Patients that are not able to undergo surgery may also be treated with heated chemotherapy drugs through an IV in the arm or receive palliative care to ease their symptoms.

What are the final stages of peritoneal mesothelioma?

Patients with late-stage peritoneal mesothelioma may experience a lot of pain from abdominal swelling and thickening as well as other symptoms. Doctors will generally give palliative care to relieve any pain for patients in the final stages of cancer.

Can peritoneal mesothelioma go into remission?

Yes. There are peritoneal mesothelioma patients that have reached full or partial remission. Peritoneal mesothelioma patients treated with cytoreductive surgery and HIPEC have the best chance of remission due to the effectiveness of the procedure.

Has anyone survived peritoneal mesothelioma?

Yes, there are many peritoneal mesothelioma survivors. For example, a patient named Alexandra was diagnosed with peritoneal mesothelioma at 42 years old. She underwent surgery to remove tumors and part of her diaphragm and is still living more than 5 years later.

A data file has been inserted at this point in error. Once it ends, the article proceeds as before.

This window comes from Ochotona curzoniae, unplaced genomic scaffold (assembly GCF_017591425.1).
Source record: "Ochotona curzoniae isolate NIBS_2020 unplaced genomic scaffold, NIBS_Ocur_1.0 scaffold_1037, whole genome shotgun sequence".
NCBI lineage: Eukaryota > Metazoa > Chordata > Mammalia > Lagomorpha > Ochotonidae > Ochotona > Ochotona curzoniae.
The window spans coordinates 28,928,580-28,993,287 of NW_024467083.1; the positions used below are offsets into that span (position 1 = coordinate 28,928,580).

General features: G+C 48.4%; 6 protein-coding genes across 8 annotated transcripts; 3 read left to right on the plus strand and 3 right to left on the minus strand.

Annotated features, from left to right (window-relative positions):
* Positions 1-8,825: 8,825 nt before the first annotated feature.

Reviewed by:Dr. Mark Levin

Certified Oncologist and Hematologist

  • Fact-Checked
  • Editor

Mark Levin, MD has over 30 years of experience in academic and community hematology and oncology. In addition to serving as Chief or Director at four different teaching institutions throughout his life, he is also still a practicing clinician, has taught and designed formal education programs, and has authored numerous publications in various fields related to hematology and oncology.

Dr. Mark Levin is an independently paid medical reviewer.

  • Board Certified Oncologist
  • 30+ Years Experience
  • Published Medical Author
Written by:

Lead Editor

Laura Wright is a journalist and content strategist with more than 15 years of professional experience. She attended college at the University of Florida, graduating magna cum laude with a bachelor’s degree in journalism in 2008. Her writing has been featured in The Gainesville Sun and other regional publications throughout Florida.

18 References
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  2. Alexander, H., Turner, K. M., & Varghese, S. (2011, June). Surgery for peritoneal mesothelioma. Retrieved from: Accessed on December 30, 2022.

  3. Alexander, R., Jr. (n.d.). Malignant peritoneal mesothelioma: Epidemiology, risk factors, clinical presentation, diagnosis, and staging (1445317598 1048571138 K. K. Tanabe & 1445317599 1048571138 D. M. Savarese, Eds.). Retrieved from: Accessed on December 30, 2022.